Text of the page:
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If a quantity is successively increased by 20% for two times and another quantity is successively decreased by 10% for three times, the first quantity is 80% of the second. What percentage is the original first quantity as compared to the original second quantity?

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Why do you want to know? What have you tried? –  Mariano Suárez-Alvarez Oct 15 '10 at 15:48
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I'm guessing it's homework and have tagged it as such. –  Arturo Magidin Oct 15 '10 at 16:00
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Well, exams can be considered to be homework without great loss of generality. @Tretwick: What have you tried? Don't you have any idea? –  Mariano Suárez-Alvarez Oct 15 '10 at 16:13
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By the way, Tretwick, the title of your question is in no way related to the content of the question. Maybe you could edit into something more helpful? –  Mariano Suárez-Alvarez Oct 15 '10 at 16:38
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@T: All of them, namely none. I do not have any objections to answering homework problems; but I prefer not to answer homework questions if the OP does not show even a hint of having thought about the problem. –  Mariano Suárez-Alvarez Oct 15 '10 at 19:55
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1 Answer

Say your quantity is $Q$. To get 80% of that, you multiply by $0.8$, so $0.8Q$. How do you get 80% of that? Well, you multiply by $0.8$ again, so you get $0.8(0.8Q) = (0.8)^2Q$.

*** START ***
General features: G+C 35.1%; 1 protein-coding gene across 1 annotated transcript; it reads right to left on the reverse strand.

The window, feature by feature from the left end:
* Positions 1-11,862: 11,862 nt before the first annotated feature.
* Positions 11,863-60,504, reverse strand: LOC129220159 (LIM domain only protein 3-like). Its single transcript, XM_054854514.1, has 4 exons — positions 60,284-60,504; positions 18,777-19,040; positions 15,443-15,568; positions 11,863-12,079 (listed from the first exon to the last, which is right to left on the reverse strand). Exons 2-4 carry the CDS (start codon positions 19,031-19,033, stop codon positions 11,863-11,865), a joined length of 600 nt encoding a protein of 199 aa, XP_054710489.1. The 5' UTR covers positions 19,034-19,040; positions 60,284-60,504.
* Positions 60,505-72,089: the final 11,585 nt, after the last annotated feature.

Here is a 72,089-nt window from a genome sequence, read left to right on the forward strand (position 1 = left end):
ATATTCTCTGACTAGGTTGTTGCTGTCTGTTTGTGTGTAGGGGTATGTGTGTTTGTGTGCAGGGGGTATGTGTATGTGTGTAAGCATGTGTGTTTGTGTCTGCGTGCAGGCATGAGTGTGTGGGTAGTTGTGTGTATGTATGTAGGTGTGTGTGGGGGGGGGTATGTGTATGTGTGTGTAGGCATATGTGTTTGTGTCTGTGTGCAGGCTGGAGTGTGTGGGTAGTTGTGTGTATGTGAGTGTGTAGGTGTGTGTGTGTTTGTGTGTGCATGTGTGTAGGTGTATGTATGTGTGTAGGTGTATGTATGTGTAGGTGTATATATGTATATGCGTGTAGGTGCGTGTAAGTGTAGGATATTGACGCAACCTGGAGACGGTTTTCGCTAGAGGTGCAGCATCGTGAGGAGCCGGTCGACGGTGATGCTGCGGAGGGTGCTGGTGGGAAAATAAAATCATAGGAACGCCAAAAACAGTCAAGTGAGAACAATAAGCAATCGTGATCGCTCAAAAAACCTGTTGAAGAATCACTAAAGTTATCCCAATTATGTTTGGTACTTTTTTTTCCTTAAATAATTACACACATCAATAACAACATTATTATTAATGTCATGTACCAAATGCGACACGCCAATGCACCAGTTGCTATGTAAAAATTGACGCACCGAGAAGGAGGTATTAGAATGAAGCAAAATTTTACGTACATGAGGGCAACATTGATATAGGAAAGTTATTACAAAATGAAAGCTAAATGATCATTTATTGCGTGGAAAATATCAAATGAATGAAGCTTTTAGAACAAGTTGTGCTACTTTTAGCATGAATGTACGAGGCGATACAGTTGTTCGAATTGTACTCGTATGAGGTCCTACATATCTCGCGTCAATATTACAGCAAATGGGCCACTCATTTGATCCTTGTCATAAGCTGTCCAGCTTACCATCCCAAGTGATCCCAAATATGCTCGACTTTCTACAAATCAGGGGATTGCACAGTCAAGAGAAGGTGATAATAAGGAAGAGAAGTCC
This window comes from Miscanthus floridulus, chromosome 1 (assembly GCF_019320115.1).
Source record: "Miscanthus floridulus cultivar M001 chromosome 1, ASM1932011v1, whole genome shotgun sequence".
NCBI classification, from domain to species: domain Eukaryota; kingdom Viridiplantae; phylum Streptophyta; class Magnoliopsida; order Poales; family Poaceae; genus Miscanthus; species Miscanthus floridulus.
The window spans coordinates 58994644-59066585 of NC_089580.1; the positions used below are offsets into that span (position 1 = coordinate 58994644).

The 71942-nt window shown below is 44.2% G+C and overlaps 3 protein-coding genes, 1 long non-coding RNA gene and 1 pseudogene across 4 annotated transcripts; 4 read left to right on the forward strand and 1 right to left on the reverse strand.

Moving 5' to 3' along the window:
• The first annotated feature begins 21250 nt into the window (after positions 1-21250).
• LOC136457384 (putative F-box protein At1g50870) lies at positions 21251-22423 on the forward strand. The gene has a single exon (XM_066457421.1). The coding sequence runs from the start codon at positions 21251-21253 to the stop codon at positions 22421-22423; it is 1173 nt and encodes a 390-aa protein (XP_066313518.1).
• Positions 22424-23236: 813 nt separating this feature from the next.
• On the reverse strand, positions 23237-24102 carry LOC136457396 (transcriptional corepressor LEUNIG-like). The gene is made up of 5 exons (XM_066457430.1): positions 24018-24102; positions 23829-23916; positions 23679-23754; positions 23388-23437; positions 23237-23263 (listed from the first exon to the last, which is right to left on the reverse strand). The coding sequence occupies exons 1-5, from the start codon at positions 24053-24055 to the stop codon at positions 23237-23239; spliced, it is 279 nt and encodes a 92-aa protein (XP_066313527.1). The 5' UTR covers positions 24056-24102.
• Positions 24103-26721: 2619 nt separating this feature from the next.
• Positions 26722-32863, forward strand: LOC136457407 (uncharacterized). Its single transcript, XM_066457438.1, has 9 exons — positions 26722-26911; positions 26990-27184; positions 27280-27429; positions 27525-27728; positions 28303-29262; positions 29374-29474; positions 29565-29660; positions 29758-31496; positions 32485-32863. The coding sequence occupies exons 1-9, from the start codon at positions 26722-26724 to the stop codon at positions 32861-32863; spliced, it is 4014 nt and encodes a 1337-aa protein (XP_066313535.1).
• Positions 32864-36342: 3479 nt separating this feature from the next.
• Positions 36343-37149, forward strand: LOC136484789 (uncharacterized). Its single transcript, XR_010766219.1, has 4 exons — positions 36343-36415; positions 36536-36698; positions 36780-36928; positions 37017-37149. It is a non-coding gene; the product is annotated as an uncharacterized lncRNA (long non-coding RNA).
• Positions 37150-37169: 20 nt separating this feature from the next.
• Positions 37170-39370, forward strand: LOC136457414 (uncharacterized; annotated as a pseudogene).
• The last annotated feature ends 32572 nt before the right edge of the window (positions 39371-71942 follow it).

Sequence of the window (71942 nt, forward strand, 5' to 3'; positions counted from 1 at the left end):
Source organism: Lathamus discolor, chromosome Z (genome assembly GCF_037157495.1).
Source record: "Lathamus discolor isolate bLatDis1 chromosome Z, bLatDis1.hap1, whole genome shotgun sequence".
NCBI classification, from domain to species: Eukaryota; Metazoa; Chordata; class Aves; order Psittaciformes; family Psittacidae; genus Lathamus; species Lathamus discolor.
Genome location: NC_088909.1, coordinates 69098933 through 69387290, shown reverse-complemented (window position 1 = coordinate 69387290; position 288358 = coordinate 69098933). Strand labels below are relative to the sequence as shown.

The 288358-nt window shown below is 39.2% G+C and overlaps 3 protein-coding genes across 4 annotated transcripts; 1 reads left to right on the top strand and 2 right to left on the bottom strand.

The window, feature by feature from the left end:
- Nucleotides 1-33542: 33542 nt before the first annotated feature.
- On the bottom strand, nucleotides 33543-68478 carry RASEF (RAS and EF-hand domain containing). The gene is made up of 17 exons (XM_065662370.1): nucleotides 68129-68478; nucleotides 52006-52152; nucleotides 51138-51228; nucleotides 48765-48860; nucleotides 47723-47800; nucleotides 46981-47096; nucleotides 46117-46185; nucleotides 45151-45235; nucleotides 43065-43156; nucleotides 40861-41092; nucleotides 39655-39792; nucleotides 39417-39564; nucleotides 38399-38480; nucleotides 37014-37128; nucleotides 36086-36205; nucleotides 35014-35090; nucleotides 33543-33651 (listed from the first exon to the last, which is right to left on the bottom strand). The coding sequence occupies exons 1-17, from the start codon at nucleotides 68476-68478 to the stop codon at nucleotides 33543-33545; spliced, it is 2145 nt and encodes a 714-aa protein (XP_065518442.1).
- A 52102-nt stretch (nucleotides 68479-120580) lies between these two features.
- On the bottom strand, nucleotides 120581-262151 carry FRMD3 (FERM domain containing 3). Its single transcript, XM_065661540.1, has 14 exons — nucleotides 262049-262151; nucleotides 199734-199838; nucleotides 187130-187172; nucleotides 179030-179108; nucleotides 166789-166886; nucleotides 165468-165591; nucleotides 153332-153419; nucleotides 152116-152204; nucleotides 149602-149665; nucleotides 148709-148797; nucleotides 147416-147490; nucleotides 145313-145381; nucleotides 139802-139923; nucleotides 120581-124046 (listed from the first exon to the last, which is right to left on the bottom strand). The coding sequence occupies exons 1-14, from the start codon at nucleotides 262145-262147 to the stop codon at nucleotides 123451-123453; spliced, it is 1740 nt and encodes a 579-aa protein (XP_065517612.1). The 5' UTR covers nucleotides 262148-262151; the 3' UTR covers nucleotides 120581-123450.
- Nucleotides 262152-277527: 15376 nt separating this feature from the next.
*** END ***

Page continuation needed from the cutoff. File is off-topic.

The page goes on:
How do you take 80% successively three times? Four times? Five times? $n$ times?

If you first take $k$% ($k$ between $0$ and $100$), then you multiply by $\frac{k}{100}$. So if you started with $Q$, you now have $\frac{k}{100}Q$. If you then take $\ell$% (again, $\ell$ between $0$ and $100$), then you need to multiply that by $\frac{\ell}{100}$. So you would have $\left(\frac{\ell}{100}\right)\left(\frac{k}{100}\right)Q$. Etc.

So, say that instead of your problem, I wanted to first decrease by 10%, then the result by 20%, then the result of that by 45%, and finally the result of that by 15%. How would I do it? I would get $(.85)(.55)(.8)(.9)Q$.

If you are increasing by 20%, then instead of multiplying by 0.8, you multiply by $1.2$ (since adding 20% means taking 120% of the original). Same idea.

Now, you have two quantities, $Q_1$ and $Q_2$; you are doing different things to them. At the end you will have some multiple of $Q_1$ and some multiple of $Q_2$, say $aQ_1$ and $bQ_2$. But you are told that "the first quantity is 80% of the second". That means that you can write $aQ_1$ as a multiple of $bQ_2$, from which you can "solve for $Q_1$" in terms of $Q_2$. That should tell you exactly what you want to know.

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